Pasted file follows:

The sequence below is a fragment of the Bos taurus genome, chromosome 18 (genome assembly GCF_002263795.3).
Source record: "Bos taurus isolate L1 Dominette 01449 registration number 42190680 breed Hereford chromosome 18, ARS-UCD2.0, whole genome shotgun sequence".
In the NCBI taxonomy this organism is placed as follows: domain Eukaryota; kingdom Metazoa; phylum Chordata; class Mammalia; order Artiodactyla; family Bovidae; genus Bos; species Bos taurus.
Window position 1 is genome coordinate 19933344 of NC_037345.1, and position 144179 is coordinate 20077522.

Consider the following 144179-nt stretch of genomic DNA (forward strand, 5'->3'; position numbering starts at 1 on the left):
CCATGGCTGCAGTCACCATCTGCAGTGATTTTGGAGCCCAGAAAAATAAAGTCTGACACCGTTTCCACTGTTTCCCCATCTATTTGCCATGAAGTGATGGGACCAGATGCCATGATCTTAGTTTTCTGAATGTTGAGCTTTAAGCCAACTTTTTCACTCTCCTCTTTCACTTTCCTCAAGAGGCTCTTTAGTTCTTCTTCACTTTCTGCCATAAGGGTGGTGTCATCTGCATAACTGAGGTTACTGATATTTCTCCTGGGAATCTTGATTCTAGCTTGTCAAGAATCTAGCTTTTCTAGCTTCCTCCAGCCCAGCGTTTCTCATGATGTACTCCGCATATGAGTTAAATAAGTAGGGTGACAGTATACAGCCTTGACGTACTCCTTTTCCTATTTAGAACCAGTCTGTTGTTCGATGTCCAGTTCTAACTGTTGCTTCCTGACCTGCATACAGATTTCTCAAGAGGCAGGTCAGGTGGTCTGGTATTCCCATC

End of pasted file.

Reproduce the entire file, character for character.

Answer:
The sequence below is a fragment of the Bos taurus genome, chromosome 18 (genome assembly GCF_002263795.3).
Source record: "Bos taurus isolate L1 Dominette 01449 registration number 42190680 breed Hereford chromosome 18, ARS-UCD2.0, whole genome shotgun sequence".
In the NCBI taxonomy this organism is placed as follows: domain Eukaryota; kingdom Metazoa; phylum Chordata; class Mammalia; order Artiodactyla; family Bovidae; genus Bos; species Bos taurus.
Window position 1 is genome coordinate 19933344 of NC_037345.1, and position 144179 is coordinate 20077522.

Consider the following 144179-nt stretch of genomic DNA (forward strand, 5'->3'; position numbering starts at 1 on the left):
CCATGGCTGCAGTCACCATCTGCAGTGATTTTGGAGCCCAGAAAAATAAAGTCTGACACCGTTTCCACTGTTTCCCCATCTATTTGCCATGAAGTGATGGGACCAGATGCCATGATCTTAGTTTTCTGAATGTTGAGCTTTAAGCCAACTTTTTCACTCTCCTCTTTCACTTTCCTCAAGAGGCTCTTTAGTTCTTCTTCACTTTCTGCCATAAGGGTGGTGTCATCTGCATAACTGAGGTTACTGATATTTCTCCTGGGAATCTTGATTCTAGCTTGTCAAGAATCTAGCTTTTCTAGCTTCCTCCAGCCCAGCGTTTCTCATGATGTACTCCGCATATGAGTTAAATAAGTAGGGTGACAGTATACAGCCTTGACGTACTCCTTTTCCTATTTAGAACCAGTCTGTTGTTCGATGTCCAGTTCTAACTGTTGCTTCCTGACCTGCATACAGATTTCTCAAGAGGCAGGTCAGGTGGTCTGGTATTCCCATC